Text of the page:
TABOR CITY — Last fall, Jeffrey Dale Suggs was stumbling through life as a backwoods hermit, holed up inside a pull-camper the size of a jail cell, eating whatever he could shoot.
At 43, his life had sunk into a swamp of his own making, mostly due to a long history of break-ins and drunken driving. Suggs had no job, no driver’s license and no income beside food stamps, cash from odd jobs and his aunt’s charity.
His trailer burned down, so his uncle let him borrow a shotgun and huddle in the camper with his coon dog, Dusty. They ate deer hams, parboiled turtle and chicken stew with squirrel – scraping by in the Orange County woods.
But Suggs’ survivalist Plan B collapsed in November when he got arrested for an illegal deer hunt. He admits he had no hunting license, was trespassing on a neighbor’s land and – a big no-no – possessed a firearm as a convicted felon. Worse, the gun he borrowed from his uncle turned out to be stolen.
Considering his record, the Orange County courts prosecuted Suggs as a habitual felon, sending him to medium-security prison for a minimum of 5.5 years.
That’s more than 2,000 days Suggs must spend in the pen for the crime of trying to feed himself. I’m calling that a tad excessive. There’s a guy in my neighborhood who served only a year behind bars for dealing cocaine.
So I drove down to Tabor City, just a few miles from the South Carolina border on Swamp Fox Road, to visit this public enemy with a taste for wild game. Five years? Really?
“It’s stupid as hell,” Suggs told me. “I ain’t bothering anybody. I’m trying to get me something to (flipping) eat.”
Suggs is no Jean Valjean, the street-urchin hero of “Les Misérables,” thrown in prison for stealing bread to feed his starving family. His trouble with the law dates back to 1989 and fills several pages of court records. At the prison in Tabor City, Suggs told me that he once went on a beer run for a friend, riding his three-wheeler to the store, and he offered this warning as he drove away: “If I don’t come back, it means I’m in jail.”
But you get the feeling Suggs was at least trying to stay out of trouble, living in the woods as he was. He spent six months in that camper, selling scrap metal and fixing up a neighbor’s window for money. His aunt brought him food, and the Red Cross tried, too. He got power via a long extension cord.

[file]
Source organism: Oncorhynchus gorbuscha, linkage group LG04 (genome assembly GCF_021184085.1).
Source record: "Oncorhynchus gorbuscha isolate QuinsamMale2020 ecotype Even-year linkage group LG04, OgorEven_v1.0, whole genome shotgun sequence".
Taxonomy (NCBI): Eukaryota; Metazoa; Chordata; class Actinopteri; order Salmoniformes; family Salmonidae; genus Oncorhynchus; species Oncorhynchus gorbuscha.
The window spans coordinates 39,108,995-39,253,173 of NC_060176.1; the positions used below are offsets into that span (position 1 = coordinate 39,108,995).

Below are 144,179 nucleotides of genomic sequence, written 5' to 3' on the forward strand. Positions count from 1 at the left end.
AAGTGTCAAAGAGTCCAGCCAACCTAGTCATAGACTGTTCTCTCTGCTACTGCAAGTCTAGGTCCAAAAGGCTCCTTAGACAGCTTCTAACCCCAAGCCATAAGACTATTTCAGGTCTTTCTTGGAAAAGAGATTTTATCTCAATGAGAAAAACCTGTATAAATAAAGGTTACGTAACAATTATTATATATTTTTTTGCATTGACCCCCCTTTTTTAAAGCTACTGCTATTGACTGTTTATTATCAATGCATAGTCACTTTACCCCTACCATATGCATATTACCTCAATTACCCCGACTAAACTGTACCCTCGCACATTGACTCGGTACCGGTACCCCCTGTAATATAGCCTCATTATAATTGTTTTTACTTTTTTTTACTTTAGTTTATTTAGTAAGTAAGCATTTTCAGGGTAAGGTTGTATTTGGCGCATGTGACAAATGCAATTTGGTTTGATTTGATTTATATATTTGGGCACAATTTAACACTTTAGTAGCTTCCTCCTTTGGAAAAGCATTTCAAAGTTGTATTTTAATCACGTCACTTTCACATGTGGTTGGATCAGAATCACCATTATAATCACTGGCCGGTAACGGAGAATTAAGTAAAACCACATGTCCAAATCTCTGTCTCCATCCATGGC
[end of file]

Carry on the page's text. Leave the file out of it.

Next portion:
“It’s not big enough for me to be in there,” Suggs said.
When he hunted, he rode his bicycle to a deer stand near Antioch Baptist Church on White Cross Road – the area he’d lived all his life.
On the day the game warden stopped him, he’d been looking for a deer he’d hit a few days earlier. He told the game warden he’d been hunting squirrel, which wasn’t true. He explained that he’d gotten the gun from his uncle, who’d borrowed it from a neighbor for $65. The neighbor apparently needed money to pay child support, but he didn’t want to lose a nice Remington for good.
It sounds like a made-up story, doesn’t it? But I don’t live in the world where people rent guns to one another and use them to eat what they can kill. Suggs does.
I believe him on this count because he told me about his squirrel-hunting fib and because he told the authorities about the .22-caliber rifle he had hidden, which couldn’t have helped his case.
“I shouldn’t have told him I had the gun in the closet,” Suggs says now.
His lawyer, a public defender, thinks he’ll be able to arrange for a better sentence. But in the mean time, Suggs waits.
There’s no excuse for stealing or for driving drunk. But Suggs paid that price. Do you hang that history around his neck, turn him loose in the world and punish him when he eats the only way he knows how?
And when he inevitably breaks the rules, do you put him in a prison full of violent offenders and keep him there until he’s practically 50? Is he really the guy we have in mind when we think habitual offender?
Where do you think Jeffrey Dale Suggs is going to go when he gets out?
He told me he’s hoping for something better, but I’m going to lay odds he’s back in that camper, stalking game for his stew.
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